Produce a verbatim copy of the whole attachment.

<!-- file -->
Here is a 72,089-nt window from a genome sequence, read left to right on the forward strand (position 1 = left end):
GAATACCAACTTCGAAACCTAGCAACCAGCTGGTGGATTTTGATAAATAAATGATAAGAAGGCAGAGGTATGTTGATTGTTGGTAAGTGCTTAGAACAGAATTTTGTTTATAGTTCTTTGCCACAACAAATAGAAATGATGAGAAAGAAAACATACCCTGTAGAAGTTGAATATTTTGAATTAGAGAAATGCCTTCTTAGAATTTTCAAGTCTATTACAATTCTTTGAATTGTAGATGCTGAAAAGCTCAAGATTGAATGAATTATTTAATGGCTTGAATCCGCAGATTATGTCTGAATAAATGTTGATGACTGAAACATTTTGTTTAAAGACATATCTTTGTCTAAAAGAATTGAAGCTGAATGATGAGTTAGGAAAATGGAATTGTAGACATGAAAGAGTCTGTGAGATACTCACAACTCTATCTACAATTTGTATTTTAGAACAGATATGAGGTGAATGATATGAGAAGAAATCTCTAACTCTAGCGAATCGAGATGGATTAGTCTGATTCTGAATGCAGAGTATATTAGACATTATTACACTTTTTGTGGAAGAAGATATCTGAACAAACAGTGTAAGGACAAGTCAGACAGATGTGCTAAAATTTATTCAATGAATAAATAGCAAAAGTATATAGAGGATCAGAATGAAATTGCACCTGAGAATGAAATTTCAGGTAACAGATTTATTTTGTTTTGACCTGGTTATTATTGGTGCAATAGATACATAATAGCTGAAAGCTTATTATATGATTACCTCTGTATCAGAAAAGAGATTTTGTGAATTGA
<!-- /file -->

Here is a 72,089-nt window from a genome sequence, read left to right on the forward strand (position 1 = left end):
GAATACCAACTTCGAAACCTAGCAACCAGCTGGTGGATTTTGATAAATAAATGATAAGAAGGCAGAGGTATGTTGATTGTTGGTAAGTGCTTAGAACAGAATTTTGTTTATAGTTCTTTGCCACAACAAATAGAAATGATGAGAAAGAAAACATACCCTGTAGAAGTTGAATATTTTGAATTAGAGAAATGCCTTCTTAGAATTTTCAAGTCTATTACAATTCTTTGAATTGTAGATGCTGAAAAGCTCAAGATTGAATGAATTATTTAATGGCTTGAATCCGCAGATTATGTCTGAATAAATGTTGATGACTGAAACATTTTGTTTAAAGACATATCTTTGTCTAAAAGAATTGAAGCTGAATGATGAGTTAGGAAAATGGAATTGTAGACATGAAAGAGTCTGTGAGATACTCACAACTCTATCTACAATTTGTATTTTAGAACAGATATGAGGTGAATGATATGAGAAGAAATCTCTAACTCTAGCGAATCGAGATGGATTAGTCTGATTCTGAATGCAGAGTATATTAGACATTATTACACTTTTTGTGGAAGAAGATATCTGAACAAACAGTGTAAGGACAAGTCAGACAGATGTGCTAAAATTTATTCAATGAATAAATAGCAAAAGTATATAGAGGATCAGAATGAAATTGCACCTGAGAATGAAATTTCAGGTAACAGATTTATTTTGTTTTGACCTGGTTATTATTGGTGCAATAGATACATAATAGCTGAAAGCTTATTATATGATTACCTCTGTATCAGAAAAGAGATTTTGTGAATTGA